MLB Trade Rumors: L.A. Dodgers Must Clean House Before Making Next Move
According to Los Angeles Dodgers General Manager Ned Colletti, he's only just begun.
Just moments after finalizing the deal for Kansas City Royals outfielder Scott Podsednik, Colletti said to the media, "As of right now, it's all pitching between now and the 31st."
But clearly, with just a little over two days remaining before Saturday's 4:00 pm trade deadline, the Dodgers have some sorting out to do with their roster.
By adding Podsednik, Los Angeles gets a player who is almost a mirror image of current Dodgers outfielder Xavier Paul.
Both are left-handed hitters, the only differences between the two are Podsednik is a bit quicker on the basepaths and offers a ton more experience, while Paul has a much stronger arm defensively.
So it's safe to suppose that if Manny Ramirez returns in the coming weeks that Paul is either included in another trade package which will take place before Saturday, or he will be optioned back to Triple-A Albuquerque to create roster space.
For now, Paul is safe as Colletti emphasized that the biggest reason for acquiring Podsednik was to use him as a safeguard in case Ramirez and injured Reed Johnson remain sidelined longer than expected.
Assuming that the starting outfield for the most part will consist of Ramirez, Matt Kemp, and Andre Ethier down the stretch of the season, 16-year veteran Garret Anderson will likely be pushed aside, clearing space for Podsednik and a healthy Reed Johnson as reserves.
While the Dodgers' most recent struggles have obviously been caused by a lack of offense, especially in the power department, Jay Gibbons, John Lindsey, and Russ Mitchell continue to tear the hide off the ball in Albuquerque.
Yet, instead of giving an opportunity to one of these farm players, Los Angeles has decided to play with a total of four outfielders and 13 pitchers over the recent weeks. Among the four outfielders, Garret Anderson maintains a roster spot, despite batting .182 and having only two home runs, 12 RBI, and a .277 slugging percentage in 148 at-bats this season.
And among the 13 pitchers on the squad, James McDonald (11.12 ERA), Travis Schlichting (3.00 ERA), Jack Taschner (27.00 ERA as a Dodger), Jeff Weaver (4.09 ERA), and George Sherrill (6.94 ERA), have all been used as middle relievers in tight contests over the last few weeks, and have been nothing short of eaten alive by opposing hitters.
To add insult to injury, Sherrill has been occupying a very valuable roster spot despite being placed on waivers by the club on July 14.
As lefty ace Clayton Kershaw continues to serve his five-game suspension for plunking a San Francisco Giants outfielder last week, John Ely is expected to get at least a spot start this weekend, which will require an additional vacant roster spot. Also, yet another opening on the squad will be needed to make room for Podsednik on Thursday.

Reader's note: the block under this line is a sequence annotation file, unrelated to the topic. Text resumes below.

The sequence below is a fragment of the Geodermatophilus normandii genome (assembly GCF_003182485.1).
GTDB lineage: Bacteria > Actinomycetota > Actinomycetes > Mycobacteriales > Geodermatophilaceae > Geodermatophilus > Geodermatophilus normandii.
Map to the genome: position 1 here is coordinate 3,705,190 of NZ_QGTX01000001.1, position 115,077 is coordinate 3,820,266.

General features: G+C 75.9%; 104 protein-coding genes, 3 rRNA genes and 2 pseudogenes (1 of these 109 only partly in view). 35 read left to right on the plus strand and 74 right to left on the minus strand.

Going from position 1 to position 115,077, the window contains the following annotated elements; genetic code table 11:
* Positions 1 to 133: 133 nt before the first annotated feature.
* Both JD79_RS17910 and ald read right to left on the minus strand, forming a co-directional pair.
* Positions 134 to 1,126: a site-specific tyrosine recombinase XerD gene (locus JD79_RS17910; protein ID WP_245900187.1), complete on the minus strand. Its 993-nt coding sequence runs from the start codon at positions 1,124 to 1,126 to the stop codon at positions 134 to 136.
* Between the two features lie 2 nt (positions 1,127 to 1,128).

All that being said, both Ned Colletti and manager Joe Torre will be busy over the next 24 hours playing musical chairs with personnel.
As Colletti says he's finished with making moves for position players before the trade deadline, the Dodgers bench still lacks any kind of pop whatsoever in the power department.
Podsednik (5 HR), Reed Johnson (0 HR), Jamey Carroll (0 HR), Brad Ausmus (0 HR), Garret Anderson (2 HR), and even Ronnie Belliard (.213 avg., 2 HR) pose the least bit of threat to knock the ball out of the yard if used in pinch hitting roles. Overall, Los Angeles ranks 25th in the Major League in home runs as a team.
As of Thursday evening, the Dodgers have won five of their last seven games, yet they still remain six games back of the division leading San Diego Padres. Their weaknesses are clear—lack of offense and ineffective middle relief in the bullpen.
Andre Ethier, Matt Kemp, Russell Martin, and Casey Blake have all been playing below their potential, and need to find their grooves in a big kind of way if Los Angeles is going to have success.
In terms of making trades, perhaps Ned Colletti needs to prioritize middle relief pitchers over the starting rotation, because the starters have been throwing just fine.
And get the roster back in working order, too.
With only 61 games remaining on the schedule, and the Dodgers hoping to close out in strong fashion, there's absolutely no room for error—and certainly little room for players batting less than .200, or pitchers with more than a 6.00 ERA.
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